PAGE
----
Countering Iran, one meme at a time

As we enter Passover, the Festival of Freedom, we would do well to recall the Iranian people and remember that setting them free is not 'just' a matter of human rights -- it's a strategic necessity

The amazing thing about our world today is that anyone can capture a meme and run with it. A meme, of course, is an idea that spreads like a gene, only much faster.

The original 'Israel Loves Iran' campaign poster, featuring Ronny Edry and his daughter
The original ‘Israel Loves Iran’ campaign poster, featuring Ronny Edry and his daughter

A great example is the “Israel Loves Iran” campaign started by Ronny Edri, a 41-year-old Israeli graphic designer. On March 19 he posted on Facebook a picture of himself holding his daughter above the message: “Iranians: we will never bomb your country, we love you.”

Edri’s page has received 55,000 “likes,” and his video has been viewed over 600,000 times on YouTube. Someone has also created an “Iran Loves Israel” page that attracted about 15,000 “likes”. It is worth scratching a bit deeper, especially on the Iranian page.

Look, for example, at these photos. They are all from the “Green Revolution,” the Iranian popular uprising in the wake of the stolen 2009 election in Iran. The photos, showing violent scenes from the protests, predictably produced puzzled comments from Western peaceniks.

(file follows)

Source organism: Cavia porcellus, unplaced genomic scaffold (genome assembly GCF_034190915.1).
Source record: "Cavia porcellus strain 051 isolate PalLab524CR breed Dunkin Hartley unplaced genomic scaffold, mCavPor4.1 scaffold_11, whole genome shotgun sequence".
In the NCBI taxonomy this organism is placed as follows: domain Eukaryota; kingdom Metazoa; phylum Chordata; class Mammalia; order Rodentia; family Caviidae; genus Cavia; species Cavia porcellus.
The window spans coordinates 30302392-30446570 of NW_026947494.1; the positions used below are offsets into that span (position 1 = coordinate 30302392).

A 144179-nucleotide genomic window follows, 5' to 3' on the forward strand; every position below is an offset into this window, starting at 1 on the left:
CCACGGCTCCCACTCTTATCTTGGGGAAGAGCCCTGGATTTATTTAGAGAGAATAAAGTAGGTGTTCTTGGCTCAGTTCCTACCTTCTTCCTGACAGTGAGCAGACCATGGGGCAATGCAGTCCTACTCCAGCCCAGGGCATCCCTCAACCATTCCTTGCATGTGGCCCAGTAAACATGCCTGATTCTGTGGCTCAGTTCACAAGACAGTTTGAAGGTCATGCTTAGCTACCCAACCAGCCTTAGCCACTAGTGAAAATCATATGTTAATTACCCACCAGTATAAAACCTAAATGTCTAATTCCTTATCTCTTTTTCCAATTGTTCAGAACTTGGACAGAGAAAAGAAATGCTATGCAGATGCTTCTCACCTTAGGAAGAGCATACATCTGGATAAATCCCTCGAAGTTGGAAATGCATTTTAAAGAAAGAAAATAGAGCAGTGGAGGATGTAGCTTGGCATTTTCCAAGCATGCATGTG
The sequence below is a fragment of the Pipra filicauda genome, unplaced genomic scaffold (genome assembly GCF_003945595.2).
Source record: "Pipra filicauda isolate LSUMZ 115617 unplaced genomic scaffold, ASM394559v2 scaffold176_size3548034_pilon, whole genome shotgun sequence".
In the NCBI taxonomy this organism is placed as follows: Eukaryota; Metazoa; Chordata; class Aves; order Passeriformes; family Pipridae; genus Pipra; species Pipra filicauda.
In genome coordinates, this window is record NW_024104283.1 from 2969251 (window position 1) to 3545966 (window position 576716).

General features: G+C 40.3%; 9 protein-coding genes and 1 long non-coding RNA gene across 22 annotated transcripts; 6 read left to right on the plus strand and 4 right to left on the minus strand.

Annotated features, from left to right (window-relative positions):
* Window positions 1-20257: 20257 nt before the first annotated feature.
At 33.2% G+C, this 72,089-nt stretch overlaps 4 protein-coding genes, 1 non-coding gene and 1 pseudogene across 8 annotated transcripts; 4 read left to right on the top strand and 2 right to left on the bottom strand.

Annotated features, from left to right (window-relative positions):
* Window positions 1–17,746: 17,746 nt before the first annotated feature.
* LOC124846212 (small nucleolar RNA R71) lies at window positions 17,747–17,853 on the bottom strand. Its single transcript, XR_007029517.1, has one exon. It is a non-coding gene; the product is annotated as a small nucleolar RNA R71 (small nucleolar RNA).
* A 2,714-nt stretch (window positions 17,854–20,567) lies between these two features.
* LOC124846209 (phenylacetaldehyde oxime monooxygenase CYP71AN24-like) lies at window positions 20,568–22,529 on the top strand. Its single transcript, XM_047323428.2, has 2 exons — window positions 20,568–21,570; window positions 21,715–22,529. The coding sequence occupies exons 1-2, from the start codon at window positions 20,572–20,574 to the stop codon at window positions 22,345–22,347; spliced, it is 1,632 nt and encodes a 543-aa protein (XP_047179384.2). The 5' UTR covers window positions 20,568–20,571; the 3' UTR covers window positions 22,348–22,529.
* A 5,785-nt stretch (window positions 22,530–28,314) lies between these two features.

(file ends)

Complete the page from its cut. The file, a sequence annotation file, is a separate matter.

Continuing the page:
“No good. I would encourage Iranians to protest in peaceful ways,” wrote one commenter with a Scandanavian-sounding name in response to a picture of an Iranian protester throwing something at the regime’s goons. The Green Movement “was a peaceful movement!!!” an Iranian replied. “This is a usual picture from peaceful movements when the government suppresses the people by guns and tear gas.”

These Green Movement Iranians are trying to take the meme to a new place. Their message is, yes, we are a peace movement. They are right. If the Iranian people win, there will be peace: real peace; not the “peace” that comes from nuclear terror.

These brave Iranians are sticking their necks out in ways that are hard for Israelis, Americans or any other free people to comprehend. They are on to what should be the real meme: free Iran. The way to love Iran, and Israel — and Palestine — for that matter, is to support the struggle of the Iranian people for their freedom.

In the face of the pathos of this real struggle, the loose thinking of the original “Israel Loves Iran” campaign unravels. It is not a symmetrical struggle of evil leaders racing to war against the will of their peoples. An Israeli military strike, if there were one, would not be against the Iranian people, but against underground nuclear facilities. An Iranian strike against Israel, if there were one, would be aimed at slaughtering thousands of Israelis like Edry and his family, living in cities.

Israeli leaders do not want to wipe Iran off the map; the Iranian regime does want to wipe Israel off this map. This is not a subtle distinction. Is it really so hard to comprehend?

One person who does seem to understand is President Shimon Peres. Speaking in Persian on an Israeli radio that is broadcast into Iran, Peres sent new year’s greetings to the Iranian people: